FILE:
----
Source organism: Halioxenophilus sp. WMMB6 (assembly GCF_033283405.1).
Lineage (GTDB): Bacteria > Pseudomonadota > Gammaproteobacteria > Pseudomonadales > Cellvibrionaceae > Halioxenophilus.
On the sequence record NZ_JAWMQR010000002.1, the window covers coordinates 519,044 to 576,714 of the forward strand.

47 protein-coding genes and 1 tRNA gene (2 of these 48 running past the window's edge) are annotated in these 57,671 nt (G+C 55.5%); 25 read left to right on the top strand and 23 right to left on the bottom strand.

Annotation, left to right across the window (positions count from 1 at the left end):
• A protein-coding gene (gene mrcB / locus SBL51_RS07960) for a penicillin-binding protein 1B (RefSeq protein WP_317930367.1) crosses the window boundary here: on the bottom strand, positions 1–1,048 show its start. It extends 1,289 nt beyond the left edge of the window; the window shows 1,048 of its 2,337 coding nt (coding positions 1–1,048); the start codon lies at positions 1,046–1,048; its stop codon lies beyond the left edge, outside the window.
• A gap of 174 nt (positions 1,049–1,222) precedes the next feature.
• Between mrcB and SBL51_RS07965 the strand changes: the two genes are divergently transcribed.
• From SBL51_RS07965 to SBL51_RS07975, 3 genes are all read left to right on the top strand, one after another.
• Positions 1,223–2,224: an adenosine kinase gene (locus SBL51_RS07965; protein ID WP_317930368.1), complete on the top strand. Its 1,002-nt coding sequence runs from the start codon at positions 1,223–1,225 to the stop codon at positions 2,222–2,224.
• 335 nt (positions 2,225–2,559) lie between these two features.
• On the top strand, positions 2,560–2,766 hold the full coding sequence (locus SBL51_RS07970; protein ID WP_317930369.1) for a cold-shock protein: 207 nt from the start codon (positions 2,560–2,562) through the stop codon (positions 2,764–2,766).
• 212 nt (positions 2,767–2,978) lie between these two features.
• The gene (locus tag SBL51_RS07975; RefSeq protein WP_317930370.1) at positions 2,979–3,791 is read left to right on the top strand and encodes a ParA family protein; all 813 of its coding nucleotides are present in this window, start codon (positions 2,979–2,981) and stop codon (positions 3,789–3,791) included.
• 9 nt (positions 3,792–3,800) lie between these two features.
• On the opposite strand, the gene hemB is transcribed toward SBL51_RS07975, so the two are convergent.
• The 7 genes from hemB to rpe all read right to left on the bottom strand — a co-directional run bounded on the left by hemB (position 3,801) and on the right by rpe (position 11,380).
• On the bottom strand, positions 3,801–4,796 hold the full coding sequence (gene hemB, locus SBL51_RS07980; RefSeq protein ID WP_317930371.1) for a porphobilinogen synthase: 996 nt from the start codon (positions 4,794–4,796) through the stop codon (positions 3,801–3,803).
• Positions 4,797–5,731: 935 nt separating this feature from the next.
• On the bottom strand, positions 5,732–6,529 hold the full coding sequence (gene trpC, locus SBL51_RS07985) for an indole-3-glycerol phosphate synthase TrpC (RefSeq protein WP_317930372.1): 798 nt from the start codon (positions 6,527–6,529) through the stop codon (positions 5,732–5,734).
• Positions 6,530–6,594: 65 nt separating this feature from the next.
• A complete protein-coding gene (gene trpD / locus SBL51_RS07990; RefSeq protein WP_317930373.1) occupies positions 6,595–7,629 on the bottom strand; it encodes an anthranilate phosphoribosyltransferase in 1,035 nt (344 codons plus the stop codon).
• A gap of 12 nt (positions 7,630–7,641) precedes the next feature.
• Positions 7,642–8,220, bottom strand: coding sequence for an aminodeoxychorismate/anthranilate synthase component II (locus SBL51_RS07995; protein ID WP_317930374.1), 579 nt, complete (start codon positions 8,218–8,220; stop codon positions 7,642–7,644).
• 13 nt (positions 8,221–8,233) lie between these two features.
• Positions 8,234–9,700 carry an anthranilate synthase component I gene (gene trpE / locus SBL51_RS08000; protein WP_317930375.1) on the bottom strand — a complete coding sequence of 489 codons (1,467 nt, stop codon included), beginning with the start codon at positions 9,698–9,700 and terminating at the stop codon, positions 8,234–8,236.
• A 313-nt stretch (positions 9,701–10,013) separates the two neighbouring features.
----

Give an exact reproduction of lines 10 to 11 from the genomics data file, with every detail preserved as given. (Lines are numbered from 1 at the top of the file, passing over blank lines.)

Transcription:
• Positions 1,223–2,224: an adenosine kinase gene (locus SBL51_RS07965; protein ID WP_317930368.1), complete on the top strand. Its 1,002-nt coding sequence runs from the start codon at positions 1,223–1,225 to the stop codon at positions 2,222–2,224.
• 335 nt (positions 2,225–2,559) lie between these two features.